For more, we’re joined by Democracy Now! video stream by the Somali scholar and writer Abdi Samatar. He’s a professor of the Department of Geography, Environment & Society at the University of Minnesota, the author of Africa’s First Democrats: Somalia’s Aden A. Osman and Abdirazak H. Hussen. And joining us from Nairobi, Amanda Sperber, freelance journalist who splits her time between Nairobi, Kenya, and Mogadishu, Somalia. Her new article for IRIN News is headlined “Shock and revulsion over Mogadishu bombing.”
We welcome you both to Democracy Now! Amanda, let’s begin with you in Nairobi, Kenya. Can you explain what you understand took place, the horrific attack that killed more than 300 people and injured roughly that same number?
AMANDA SPERBER: Yeah. I mean, it’s pretty much what you said. The attacks were horrific. The outcome has been devastating. To me, what I think I’ve seen that’s been the most upsetting aftereffect is the — is really the lack of capacity that the country has to deal with this. People are still being pulled from the rubble. The hospitals are running out of blood. The hospitals don’t have enough supplies. So, I think, to me, what’s really devastating about this is — beyond what happened, it’s what happens next. And, I mean, I talked to one of the ministers who says there aren’t enough sheets, there aren’t enough water — there isn’t enough water, there isn’t enough antibiotics. So I think that’s where the real focus needs to be now.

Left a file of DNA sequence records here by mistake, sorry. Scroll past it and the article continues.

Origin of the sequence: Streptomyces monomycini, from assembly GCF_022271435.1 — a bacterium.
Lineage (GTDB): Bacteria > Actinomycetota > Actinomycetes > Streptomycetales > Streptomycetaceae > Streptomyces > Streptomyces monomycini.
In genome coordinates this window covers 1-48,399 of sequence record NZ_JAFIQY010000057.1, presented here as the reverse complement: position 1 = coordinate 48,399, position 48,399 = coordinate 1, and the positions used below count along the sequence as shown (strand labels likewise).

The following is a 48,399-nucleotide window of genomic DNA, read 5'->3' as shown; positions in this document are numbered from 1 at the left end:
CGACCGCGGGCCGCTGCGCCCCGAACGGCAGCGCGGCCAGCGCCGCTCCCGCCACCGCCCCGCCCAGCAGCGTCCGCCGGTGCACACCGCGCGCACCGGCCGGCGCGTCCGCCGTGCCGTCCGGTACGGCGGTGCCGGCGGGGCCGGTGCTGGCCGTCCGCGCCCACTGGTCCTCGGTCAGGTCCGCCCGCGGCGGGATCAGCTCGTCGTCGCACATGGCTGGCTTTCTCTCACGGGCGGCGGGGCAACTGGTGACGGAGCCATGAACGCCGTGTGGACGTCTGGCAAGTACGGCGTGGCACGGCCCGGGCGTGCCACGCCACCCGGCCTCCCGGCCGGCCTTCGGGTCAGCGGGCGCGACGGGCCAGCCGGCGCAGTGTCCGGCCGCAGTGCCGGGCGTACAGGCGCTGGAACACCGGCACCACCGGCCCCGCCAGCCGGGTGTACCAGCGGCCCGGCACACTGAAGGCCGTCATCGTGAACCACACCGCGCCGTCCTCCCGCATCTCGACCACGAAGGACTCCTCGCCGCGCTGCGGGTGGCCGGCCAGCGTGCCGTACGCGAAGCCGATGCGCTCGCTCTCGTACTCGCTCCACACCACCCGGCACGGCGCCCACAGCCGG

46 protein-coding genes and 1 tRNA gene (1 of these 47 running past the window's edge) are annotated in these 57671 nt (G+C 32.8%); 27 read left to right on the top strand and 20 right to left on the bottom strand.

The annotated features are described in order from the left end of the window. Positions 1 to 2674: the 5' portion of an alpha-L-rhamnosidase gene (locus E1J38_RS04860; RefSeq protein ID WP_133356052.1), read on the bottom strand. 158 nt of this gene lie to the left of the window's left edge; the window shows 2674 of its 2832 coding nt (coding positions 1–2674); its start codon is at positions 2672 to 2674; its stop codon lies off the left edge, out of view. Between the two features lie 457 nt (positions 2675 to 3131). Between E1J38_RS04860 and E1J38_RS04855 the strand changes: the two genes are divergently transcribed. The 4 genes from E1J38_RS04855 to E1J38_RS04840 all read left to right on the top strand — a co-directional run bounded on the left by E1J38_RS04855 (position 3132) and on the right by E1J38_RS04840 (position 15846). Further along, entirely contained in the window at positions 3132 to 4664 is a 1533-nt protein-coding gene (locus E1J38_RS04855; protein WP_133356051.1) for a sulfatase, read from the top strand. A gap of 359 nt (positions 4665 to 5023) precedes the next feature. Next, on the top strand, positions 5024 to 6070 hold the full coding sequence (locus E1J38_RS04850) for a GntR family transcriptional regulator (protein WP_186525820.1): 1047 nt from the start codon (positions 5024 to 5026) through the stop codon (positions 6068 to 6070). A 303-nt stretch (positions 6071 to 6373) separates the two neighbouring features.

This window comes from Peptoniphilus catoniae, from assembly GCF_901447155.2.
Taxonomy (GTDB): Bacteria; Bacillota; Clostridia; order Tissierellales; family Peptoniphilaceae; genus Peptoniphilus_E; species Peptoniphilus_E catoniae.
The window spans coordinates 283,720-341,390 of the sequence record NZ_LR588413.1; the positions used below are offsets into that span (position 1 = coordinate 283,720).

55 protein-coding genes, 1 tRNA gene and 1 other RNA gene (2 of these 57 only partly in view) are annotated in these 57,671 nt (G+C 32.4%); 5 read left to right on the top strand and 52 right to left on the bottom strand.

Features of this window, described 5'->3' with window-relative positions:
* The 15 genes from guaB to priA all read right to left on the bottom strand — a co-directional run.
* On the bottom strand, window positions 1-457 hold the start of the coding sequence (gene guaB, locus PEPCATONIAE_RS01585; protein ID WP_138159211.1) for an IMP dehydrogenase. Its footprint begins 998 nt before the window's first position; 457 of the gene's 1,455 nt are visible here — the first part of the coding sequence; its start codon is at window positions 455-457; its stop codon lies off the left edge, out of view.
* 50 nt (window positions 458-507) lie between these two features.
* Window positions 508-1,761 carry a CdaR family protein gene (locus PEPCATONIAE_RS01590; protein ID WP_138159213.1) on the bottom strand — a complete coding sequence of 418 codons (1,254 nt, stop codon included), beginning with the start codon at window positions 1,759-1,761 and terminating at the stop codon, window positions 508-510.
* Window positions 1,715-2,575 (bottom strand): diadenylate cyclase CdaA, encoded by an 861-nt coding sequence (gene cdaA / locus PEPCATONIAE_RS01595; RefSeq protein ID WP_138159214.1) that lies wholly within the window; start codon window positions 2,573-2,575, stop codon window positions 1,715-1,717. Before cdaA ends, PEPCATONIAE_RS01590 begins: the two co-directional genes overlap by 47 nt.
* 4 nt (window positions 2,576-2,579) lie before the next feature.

JUAN GONZÁLEZ: And, Amanda, what do you make of the fact that no one has claimed responsibility for the attack up until now?
AMANDA SPERBER: I mean, that’s pretty interesting. As far as we know, al-Shabab is the only legitimate contender. What I’ve heard, I think there are a few different options for what the strategy could be behind that. One that I’ve heard speculated, especially from the International Crisis Group, is that there has been a conversation-slash-tension between al-Shabab about whether or not to stay linked to al-Qaeda, which they currently are, or whether to join IS, and that this more aggressive attack was the result of the hardliners expressing affiliation with IS. Another conversation — another option that’s been speculated is that this was honestly a mistake and that the truck was headed for the Foreign Ministry’s office and that the reason al-Shabab hasn’t claimed responsibility is strictly because they don’t want to be affiliated with an attack this deadly. A third option that’s been speculated is that it’s actually in some ways more terrorizing to not claim responsibility and to sort of let that kind of ominous fear of “we can’t control what’s happening, we can’t protect ourselves, we don’t know who’s after us” sort of linger. So, I think there are a few different factors at play in terms of what could cause the fact that no one’s taken responsibility yet.
AMY GOODMAN: Abdi Samatar, you’re a Somali scholar and writer. Can you talk about your thoughts on what has taken place, how unusual this is, if you feel it has anything to do with the increased US military push in Africa? And we’re also going to speak, beyond Somalia, about what’s happening in Niger with the four US Special Forces soldiers killed. But first, let’s focus on Somalia with this horrific death toll.